In the flash-swap callback, pancakeCall(), we exchange half of the WBNB into SHARK and send the SHARK with the remaining 50,000 WBNB to the SharkMinter contract to manipulate the reward minting.

The next step is to trigger getReward() when the SharkMinter receives the WBNB+SHARK tokens to mint a large amount of SHARK to the caller.

The last step is to convert SHARK to WBNB, pay the flash loan, and walk away with the remaining WBNB tokens.

In our experiment, the bad actor starts with 1 WBNB. With the help of flash loans, he profits from more than 1,000 WBNB being returned in one transaction.

Reproducing PancakeHunny Attack

The theory behind the PancakeHunny attack is similar to the AutoShark attack. In brief, we need to send a lot of HUNNY+WBNB to HunnyMinter before triggering getReward(). However, the HUNNY token contract has a protection mechanism called antiWhale to prevent large amount transfers. Therefore, flash loans do not work here.

To bypass antiWhale, we create multiple child contracts and initiate multiple CakeFlipVault.deposit() calls via said contracts.

In the above exploit code snippet, the LP tokens gathered in line 116 are divided into 10 parts and transferred to 10 Lib contracts in line 122 followed by Lib.prepare() calls for each of them.

Inside Lib.prepare(), we approve() the CakeFlipVault to spend the LP tokens and invoke CakeFlipVault.deposit() to enable the later getReward() calls for minting rewarding HUNNY tokens.

After preparing 10 Lib contracts, the main contract iterates each of them to: 1) swap WBNB to the maximum allowable amount of HUNNY; 2) transfer WBNB+HUNNY to HunnyMinter; 3) trigger getReward() via lib.trigger(); and 4) swap HUNNY back to WBNB.

In the end, the bad actor with 10 WBNB earns around 200 WBNB from 10 runs of 10 Lib contracts operations.

Reproducing Merlin Labs Attack

As mentioned earlier, Merlin Labs has the noContract modifier to get rid of flash loan attacks. However, we could use a script to trigger the attack with multiple transactions initiated from an EOA (Externally Owned Account) address. The only difference is that someone may front-run the bad actor’s transaction to steal the profits.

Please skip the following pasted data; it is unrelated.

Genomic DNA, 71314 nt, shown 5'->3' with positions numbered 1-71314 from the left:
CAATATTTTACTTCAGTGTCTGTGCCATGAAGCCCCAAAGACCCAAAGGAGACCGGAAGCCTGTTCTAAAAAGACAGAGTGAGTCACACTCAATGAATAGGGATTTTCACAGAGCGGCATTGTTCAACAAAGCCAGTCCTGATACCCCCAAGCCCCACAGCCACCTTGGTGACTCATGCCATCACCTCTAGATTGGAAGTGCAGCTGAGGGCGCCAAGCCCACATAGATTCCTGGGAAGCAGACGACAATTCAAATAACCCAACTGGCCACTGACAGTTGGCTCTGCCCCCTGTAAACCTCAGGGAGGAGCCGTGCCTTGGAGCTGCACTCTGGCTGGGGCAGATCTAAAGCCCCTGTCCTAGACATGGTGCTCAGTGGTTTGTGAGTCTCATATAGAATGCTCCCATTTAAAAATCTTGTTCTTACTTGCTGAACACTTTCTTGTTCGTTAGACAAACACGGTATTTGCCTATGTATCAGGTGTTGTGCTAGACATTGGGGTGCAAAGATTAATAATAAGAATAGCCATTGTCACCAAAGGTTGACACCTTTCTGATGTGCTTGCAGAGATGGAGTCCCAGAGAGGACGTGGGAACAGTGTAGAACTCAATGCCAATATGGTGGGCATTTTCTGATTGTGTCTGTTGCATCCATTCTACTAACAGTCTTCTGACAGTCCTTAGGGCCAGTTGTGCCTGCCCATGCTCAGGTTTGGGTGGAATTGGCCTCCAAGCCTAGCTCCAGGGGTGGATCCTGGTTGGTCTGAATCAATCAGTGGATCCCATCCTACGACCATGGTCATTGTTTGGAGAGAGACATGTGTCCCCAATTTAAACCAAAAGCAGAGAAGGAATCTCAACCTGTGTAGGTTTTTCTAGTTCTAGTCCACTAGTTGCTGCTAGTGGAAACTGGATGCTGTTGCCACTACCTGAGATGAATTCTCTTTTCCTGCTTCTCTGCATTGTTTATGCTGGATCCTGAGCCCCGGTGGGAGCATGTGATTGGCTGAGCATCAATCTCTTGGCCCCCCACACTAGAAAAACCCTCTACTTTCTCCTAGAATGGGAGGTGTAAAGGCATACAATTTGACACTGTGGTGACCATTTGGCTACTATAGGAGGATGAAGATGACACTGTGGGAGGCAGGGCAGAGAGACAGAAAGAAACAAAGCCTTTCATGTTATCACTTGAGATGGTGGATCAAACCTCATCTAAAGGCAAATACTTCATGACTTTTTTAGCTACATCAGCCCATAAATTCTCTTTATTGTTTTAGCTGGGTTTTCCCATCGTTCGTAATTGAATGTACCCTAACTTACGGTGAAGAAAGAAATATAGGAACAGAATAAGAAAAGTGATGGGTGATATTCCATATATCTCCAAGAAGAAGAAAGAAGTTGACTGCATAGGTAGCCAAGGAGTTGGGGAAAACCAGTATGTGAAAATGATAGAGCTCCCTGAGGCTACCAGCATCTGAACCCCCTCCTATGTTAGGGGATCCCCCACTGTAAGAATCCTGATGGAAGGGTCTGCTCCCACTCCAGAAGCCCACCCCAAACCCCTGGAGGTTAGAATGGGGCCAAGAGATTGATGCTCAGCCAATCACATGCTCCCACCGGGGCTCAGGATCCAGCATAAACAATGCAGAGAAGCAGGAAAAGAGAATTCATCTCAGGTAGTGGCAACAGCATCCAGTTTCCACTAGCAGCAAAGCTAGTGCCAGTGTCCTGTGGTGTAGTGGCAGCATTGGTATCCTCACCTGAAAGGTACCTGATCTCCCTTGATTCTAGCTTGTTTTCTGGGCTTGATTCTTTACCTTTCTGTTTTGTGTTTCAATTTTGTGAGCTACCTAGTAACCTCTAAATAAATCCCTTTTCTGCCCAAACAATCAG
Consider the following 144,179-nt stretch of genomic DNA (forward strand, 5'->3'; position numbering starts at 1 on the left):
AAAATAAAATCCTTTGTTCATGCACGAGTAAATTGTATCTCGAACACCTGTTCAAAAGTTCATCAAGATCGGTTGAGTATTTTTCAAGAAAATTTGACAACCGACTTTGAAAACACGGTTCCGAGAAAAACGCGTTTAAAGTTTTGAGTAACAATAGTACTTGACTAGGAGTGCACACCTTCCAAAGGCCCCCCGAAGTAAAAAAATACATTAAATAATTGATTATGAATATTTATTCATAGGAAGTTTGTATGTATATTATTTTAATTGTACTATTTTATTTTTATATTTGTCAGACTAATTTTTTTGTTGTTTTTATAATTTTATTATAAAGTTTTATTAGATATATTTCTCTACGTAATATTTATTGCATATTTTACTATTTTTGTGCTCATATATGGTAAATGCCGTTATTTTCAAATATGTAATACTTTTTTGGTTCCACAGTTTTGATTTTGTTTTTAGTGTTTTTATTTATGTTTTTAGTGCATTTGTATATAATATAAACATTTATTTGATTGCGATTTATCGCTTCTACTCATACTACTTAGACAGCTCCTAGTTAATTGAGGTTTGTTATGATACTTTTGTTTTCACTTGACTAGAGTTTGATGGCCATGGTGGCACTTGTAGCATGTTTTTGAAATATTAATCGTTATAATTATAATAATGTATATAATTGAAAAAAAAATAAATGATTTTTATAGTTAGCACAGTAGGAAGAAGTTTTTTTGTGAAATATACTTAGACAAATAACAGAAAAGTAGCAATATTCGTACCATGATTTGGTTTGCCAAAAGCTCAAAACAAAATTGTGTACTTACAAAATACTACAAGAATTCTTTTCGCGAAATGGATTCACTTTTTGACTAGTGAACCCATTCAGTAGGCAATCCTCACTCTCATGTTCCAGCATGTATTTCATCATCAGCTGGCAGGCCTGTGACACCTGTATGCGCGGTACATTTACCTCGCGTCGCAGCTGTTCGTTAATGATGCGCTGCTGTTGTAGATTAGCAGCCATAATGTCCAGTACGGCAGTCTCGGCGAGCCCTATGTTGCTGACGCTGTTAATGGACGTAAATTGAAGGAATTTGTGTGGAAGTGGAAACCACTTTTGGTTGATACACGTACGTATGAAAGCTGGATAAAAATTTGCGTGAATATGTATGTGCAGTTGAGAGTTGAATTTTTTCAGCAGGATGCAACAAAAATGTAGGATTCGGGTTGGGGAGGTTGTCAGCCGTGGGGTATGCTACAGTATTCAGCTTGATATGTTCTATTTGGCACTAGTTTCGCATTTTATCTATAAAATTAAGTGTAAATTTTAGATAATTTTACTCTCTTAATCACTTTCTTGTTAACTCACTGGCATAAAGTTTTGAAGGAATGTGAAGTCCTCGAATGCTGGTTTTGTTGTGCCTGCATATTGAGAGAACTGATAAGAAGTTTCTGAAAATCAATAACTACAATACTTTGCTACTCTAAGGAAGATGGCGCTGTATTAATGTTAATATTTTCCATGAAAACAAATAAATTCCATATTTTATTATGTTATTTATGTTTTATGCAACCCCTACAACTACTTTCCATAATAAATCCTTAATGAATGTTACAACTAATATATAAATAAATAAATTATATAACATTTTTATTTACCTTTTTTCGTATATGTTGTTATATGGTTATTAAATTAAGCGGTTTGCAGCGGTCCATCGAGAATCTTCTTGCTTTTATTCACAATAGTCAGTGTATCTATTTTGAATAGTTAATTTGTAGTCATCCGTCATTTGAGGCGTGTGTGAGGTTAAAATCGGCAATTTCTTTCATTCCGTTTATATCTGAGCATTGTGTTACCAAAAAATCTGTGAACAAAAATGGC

Similar to the AutoShark attack, we need to prepare enough LINK and WBNB (line 23), use them to mint WBNB-LINK-LP tokens (line 34), and deposit LP tokens into VaultFlipCake contract (line 38).

The remaining actions are:

  1. Swapping WBNB to CAKE (line 42).
  2. Manipulating MERL minting by sending CAKE to VaultFlipToCake contract (line 50).
  3. Triggering getReward() in line 55 (a large amount of MERL tokens are minted).
  4. Swapping MERL back to WBNB and repeating the above steps multiple times.

As mentioned earlier, if someone front runs step 3 right after step 2, that person could remove a large amount of MERL.

In our experiment, the bad actor starts with 10 WBNB and walks away with around 165 WBNB by repeating the four steps 10 times.

About Amber Group

Amber Group is a leading global crypto finance service provider operating around the world and around the clock with a presence in Hong Kong, Taipei, Seoul, and Vancouver. Founded in 2017, Amber Group services over 500 institutional clients and has cumulatively traded over $500 billion across 100+ electronic exchanges, with over $1.5 billion in assets under management. In 2021, Amber Group raised $100 million in Series B funding and became the latest FinTech unicorn valued at over $1 billion. For more information, please visit